Monday, November 19, 2012

A nice man

I've written before on the subject of "nice evil". I can't take credit for the expression, which I think I remember having picked up from Peter Kreeft. But just today I've been writing a bit again about our old friend Peter Singer and the odd effect he seems to have on the academic mind and it came to mind again.

Here is Dr. Charles Camosy, a "theologian" from Fordham University, describing himself as a "pro-life Christian ethicist" who met for a vegan lunch with Singer:
"I have come to like Peter Singer...I have found Singer to be friendly and compassionate. He is willing to listen to an argument from almost anyone, and is unburdened by any sort of academic pretension is so doing. He is motivated by an admirable desire to respond to the suffering of human and non-human animals, and an equally admirable willingness to logically follow his arguments wherever they lead."

Do modern theologians ever read real theology? Have any of them ever run across the notion that evil is most successful when disguising itself as good?

The Bible mentions it a few times, if I'm not mistaken...



~

8 comments:

Anonymous said...

Modern theologians, just like most modern Christians, and the Church itself, have been drinking from the well of worldliness for far too long. Most modern 'theology' isn't worth the paper it's printed on. Give me the old saints any day. It's the only stuff worth reading, besides the Scriptures.

Lydia

Anonymous said...

Ted Bundy was charming - and killed several dozen women.

No "nice" person advocates for infanticide. No sane person cares more about the well-being of a chicken than of a disabled human.

~bridget

Dr. Adam DeVille said...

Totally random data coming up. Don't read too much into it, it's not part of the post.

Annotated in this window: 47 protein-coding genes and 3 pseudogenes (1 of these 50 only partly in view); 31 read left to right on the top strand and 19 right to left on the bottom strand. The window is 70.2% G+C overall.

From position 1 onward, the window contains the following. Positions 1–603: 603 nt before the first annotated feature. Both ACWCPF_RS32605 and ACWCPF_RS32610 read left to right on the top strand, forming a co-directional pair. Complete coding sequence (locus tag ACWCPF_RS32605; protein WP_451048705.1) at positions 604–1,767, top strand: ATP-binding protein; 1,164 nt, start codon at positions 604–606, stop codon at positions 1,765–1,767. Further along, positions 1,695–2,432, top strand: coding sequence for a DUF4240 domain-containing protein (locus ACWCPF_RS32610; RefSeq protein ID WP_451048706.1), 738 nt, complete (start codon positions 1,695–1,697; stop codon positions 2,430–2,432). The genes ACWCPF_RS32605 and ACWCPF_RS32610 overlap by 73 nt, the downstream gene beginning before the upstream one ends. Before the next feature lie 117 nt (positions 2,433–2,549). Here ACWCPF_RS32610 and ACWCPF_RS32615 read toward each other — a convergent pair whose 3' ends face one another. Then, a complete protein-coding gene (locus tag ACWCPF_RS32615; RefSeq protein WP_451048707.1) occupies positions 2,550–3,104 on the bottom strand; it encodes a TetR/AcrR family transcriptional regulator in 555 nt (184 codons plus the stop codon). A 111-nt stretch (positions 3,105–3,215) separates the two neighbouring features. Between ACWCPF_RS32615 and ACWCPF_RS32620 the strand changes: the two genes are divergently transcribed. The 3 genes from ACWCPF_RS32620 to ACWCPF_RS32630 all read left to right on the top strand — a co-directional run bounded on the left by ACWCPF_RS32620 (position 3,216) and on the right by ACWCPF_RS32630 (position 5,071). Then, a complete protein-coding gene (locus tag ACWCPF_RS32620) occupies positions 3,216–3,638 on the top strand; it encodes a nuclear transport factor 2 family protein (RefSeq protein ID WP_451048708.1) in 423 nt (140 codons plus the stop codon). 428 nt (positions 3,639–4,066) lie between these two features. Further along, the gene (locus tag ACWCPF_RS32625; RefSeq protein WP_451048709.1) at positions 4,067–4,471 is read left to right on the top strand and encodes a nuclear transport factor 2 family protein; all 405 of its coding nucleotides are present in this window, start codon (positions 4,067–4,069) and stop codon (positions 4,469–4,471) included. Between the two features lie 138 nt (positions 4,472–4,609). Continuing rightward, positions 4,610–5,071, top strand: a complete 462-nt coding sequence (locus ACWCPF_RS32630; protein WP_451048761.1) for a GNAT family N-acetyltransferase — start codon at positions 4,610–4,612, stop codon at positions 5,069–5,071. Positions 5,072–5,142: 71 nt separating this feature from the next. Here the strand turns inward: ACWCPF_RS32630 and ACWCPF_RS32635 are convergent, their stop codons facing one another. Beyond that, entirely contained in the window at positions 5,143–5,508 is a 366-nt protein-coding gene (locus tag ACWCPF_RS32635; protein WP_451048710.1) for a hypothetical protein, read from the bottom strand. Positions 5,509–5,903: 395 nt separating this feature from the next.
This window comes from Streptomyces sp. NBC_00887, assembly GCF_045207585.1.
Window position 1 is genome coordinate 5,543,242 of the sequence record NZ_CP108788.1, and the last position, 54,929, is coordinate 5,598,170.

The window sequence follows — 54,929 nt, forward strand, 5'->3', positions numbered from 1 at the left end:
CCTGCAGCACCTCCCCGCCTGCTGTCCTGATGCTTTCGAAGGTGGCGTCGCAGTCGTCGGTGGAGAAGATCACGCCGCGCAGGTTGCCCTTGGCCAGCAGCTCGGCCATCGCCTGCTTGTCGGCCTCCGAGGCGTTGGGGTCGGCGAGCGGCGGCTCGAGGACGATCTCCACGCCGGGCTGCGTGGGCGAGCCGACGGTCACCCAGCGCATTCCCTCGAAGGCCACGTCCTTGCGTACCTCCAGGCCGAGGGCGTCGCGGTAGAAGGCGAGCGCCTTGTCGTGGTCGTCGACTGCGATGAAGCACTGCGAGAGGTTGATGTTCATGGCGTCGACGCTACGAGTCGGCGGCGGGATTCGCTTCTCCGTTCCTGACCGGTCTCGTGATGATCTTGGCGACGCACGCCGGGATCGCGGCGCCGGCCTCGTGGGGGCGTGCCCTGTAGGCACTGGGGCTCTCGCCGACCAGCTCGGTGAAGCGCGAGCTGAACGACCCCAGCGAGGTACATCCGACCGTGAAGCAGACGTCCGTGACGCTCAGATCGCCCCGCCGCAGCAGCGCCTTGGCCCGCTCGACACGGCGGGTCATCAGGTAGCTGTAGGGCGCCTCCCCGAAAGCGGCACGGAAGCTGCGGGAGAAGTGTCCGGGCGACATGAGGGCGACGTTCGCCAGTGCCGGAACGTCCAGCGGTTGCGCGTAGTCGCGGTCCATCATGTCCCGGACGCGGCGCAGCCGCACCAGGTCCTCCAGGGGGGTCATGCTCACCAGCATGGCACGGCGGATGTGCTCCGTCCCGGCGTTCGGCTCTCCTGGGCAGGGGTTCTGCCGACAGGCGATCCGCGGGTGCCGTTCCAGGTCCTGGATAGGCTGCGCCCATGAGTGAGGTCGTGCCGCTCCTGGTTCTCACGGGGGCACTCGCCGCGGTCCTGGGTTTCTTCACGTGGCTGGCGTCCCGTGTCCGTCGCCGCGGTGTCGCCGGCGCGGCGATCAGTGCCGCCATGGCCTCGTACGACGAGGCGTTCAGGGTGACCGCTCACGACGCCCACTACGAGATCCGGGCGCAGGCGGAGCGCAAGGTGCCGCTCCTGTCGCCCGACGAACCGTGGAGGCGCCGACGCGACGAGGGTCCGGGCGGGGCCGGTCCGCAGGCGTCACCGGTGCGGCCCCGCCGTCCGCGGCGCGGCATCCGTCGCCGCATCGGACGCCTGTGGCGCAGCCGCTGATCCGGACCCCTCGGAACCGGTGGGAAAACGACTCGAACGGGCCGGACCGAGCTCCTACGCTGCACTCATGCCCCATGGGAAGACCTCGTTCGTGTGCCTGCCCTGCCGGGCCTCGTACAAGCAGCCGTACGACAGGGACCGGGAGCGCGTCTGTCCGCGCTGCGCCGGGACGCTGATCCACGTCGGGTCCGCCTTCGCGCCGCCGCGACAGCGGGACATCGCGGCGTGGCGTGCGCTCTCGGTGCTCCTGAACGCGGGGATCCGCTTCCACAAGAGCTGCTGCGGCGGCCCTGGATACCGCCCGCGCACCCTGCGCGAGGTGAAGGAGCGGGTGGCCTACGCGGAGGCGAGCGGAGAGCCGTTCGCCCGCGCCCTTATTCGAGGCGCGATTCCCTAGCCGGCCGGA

"...ever read real theology?" The great moral philosopher Alasdair MacIntyre answered this when he acidly observed in 1979, in an article about medical ethics, that most Roman Catholic theologians are narcissists, passionately interested in talking to and about one another, but having no interest in talking to or about God, the Bible, etc.

Teresa B. said...

My husband always tells his students who go on to university that you need to be careful when it comes to studying under or reading something from a modern theologian.
He says that you need to have a strong professor who can say yes to part of this theologian words and no to another part.

The two theologians he constantly uses as examples are Pierre Teilhard de Chardin and Karl Rahner.
You need to examine much of what they have written and be able to understand why the Church censored them in some instances.
(FYI - Jesuits)

John L said...

Do you have a reference for that Macintyre article?

Hilary, when you talk about nice evil, do you mean Singer or the disgusting 'theologian' who praises him?

Karen Howes said...

Hitler was motivated by an admirable desire to respond to the suffereing the German people-- by masterminding the murder of every Jew in Nazi-occupied Europe.

But I suppose this "theologian" would have found Der Fuhrer quite charming as well.

Hilary Jane Margaret White said...

John,

both.

Anonymous said...

A fundy preacher told me once that in theological circles, they go to so many conferences and seminars that they don't know what they believe. Even now as a Catholic his word have been most beneficial.